If costs remain the same, but the price received isn't, then the profits (or at least break-even amounts) have to come from somewhere. Let's put it this way. If there were no subsidized apartments, the "market rate" we keep returning to would likely be lower. Developers are forced to recoup the costs of the subsidies on the backs of the market rate renters.
 

JumboBuc

Senior Member
Joined
Jun 26, 2013
Messages
2,539
Reaction score
1,119
In that case, market rate rent in this development may even be lower than in similar complexes around the city. Does anyone know whether the market rate units will be controlled by the BHA the same way the low income ones are/will be. How exactly does that pan out?
Right, if lots of potential market renters are like DZH and don’t want to live in an intentionally mixed-income development, then the market rents would reflect that and be lower than otherwise comparable buildings without as much of a mixed income population. I find that unlikely to come to pass in reality, but if it does then that’s not a flaw with the approach. It’s how the market works. Market tenants would in essence get something of a “discount” for living in the building. That’s fine.

And no, market rates, by definition, are not “controlled by the BHA the same way the low income ones are/will be.” What makes a market rate “market” is the fact that it is not “controlled.” If it were controlled it wouldn’t be market anymore.
 

JumboBuc

Senior Member
Joined
Jun 26, 2013
Messages
2,539
Reaction score
1,119
If costs remain the same, but the price received isn't, then the profits (or at least break-even amounts) have to come from somewhere. Let's put it this way. If there were no subsidized apartments, the "market rate" we keep returning to would likely be lower. Developers are forced to recoup the costs of the subsidies on the backs of the market rate renters.
What happens is that the developers (and the City who owns the land) turn lower profits. And tax incentives make up some of the delta too. That’s all part of the deal that the developers, the City (who owns the land), and the tax authorities have agreed to.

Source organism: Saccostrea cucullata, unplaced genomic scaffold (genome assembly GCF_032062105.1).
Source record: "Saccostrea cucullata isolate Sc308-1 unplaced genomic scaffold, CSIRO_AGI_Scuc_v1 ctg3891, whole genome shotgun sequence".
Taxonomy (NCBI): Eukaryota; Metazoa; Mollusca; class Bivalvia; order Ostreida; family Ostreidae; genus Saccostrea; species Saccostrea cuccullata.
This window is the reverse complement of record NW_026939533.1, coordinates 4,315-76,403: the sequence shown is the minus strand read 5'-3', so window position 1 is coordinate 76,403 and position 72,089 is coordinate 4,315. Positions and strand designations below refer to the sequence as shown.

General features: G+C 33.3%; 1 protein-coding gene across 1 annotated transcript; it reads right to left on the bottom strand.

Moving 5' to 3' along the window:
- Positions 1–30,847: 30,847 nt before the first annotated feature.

At the end of the day market rental prices are set by the rental market, where supply equals demand. The revenue hit developers take as a result of setting aside below-market units comes out of the ownership side of the equation, which in this model is shared between the developer and the City. It doesn’t come from the other market renters.

If your beef was that this model cuts down on City revenues than you would have a point. It does! But saying that the costs of below-market “subsidies” are borne by other renters defies basic economics.
 

393b40

Senior Member
Joined
Sep 19, 2012
Messages
1,953
Reaction score
823
I don't think I'd want to live next to Section 8 neighbors either. Still I'm sure there are a number of people who would. Market rate can mean a bunch of things too especially once you get down to neighborhoods, market rate is affected by environmental conditions as well (e.g. crime).
 

Blackbird

Active Member
Joined
Feb 2, 2014
Messages
650
Reaction score
770
And no, market rates, by definition, are not “controlled by the BHA the same way the low income ones are/will be.” What makes a market rate “market” is the fact that it is not “controlled.” If it were controlled it wouldn’t be market anymore.
Controlled may have been the wrong word. I was wondering if people in the market rate units will be paying rent to the same people as those in the low income units.

I don't like when poor people get breaks that I don't qualify for, when I myself couldn't afford the market rate of an area. It basically says only rich or poor are taken care of in one way or another, at the expense of the middle class which just misses the cut for "free" stuff.
200 units will be set aside for “middle income” households. Maybe we can agree that that number should be higher, but it’s better than nothing, no?
 

king_vibe

New member
Joined
Jun 27, 2019
Messages
36
Reaction score
70
I don't think I'd want to live next to Section 8 neighbors either. Still I'm sure there are a number of people who would. Market rate can mean a bunch of things too especially once you get down to neighborhoods, market rate is affected by environmental conditions as well (e.g. crime).
You probably do have Section 8 neighbors and you just don't know it.
 

Blackbird

Active Member
Joined
Feb 2, 2014
Messages
650
Reaction score
770
You probably do have Section 8 neighbors and you just don't know it.
I have an uncle in Brighton who has a section 8 tenant. Think he’s had the same one for a while with no issues. I can try to confirm.
 

Top